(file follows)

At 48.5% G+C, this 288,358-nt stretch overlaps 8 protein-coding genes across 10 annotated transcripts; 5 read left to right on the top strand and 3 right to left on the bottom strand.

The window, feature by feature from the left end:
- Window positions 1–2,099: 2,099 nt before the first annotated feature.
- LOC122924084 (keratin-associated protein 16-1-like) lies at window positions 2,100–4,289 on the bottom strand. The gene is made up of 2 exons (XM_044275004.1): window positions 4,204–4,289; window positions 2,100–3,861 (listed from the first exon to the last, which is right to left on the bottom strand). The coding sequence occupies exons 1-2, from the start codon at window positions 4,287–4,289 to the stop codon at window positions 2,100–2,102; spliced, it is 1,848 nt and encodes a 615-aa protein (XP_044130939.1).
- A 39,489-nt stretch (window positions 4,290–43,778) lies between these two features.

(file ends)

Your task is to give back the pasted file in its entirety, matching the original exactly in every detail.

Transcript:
At 48.5% G+C, this 288,358-nt stretch overlaps 8 protein-coding genes across 10 annotated transcripts; 5 read left to right on the top strand and 3 right to left on the bottom strand.

The window, feature by feature from the left end:
- Window positions 1–2,099: 2,099 nt before the first annotated feature.
- LOC122924084 (keratin-associated protein 16-1-like) lies at window positions 2,100–4,289 on the bottom strand. The gene is made up of 2 exons (XM_044275004.1): window positions 4,204–4,289; window positions 2,100–3,861 (listed from the first exon to the last, which is right to left on the bottom strand). The coding sequence occupies exons 1-2, from the start codon at window positions 4,287–4,289 to the stop codon at window positions 2,100–2,102; spliced, it is 1,848 nt and encodes a 615-aa protein (XP_044130939.1).
- A 39,489-nt stretch (window positions 4,290–43,778) lies between these two features.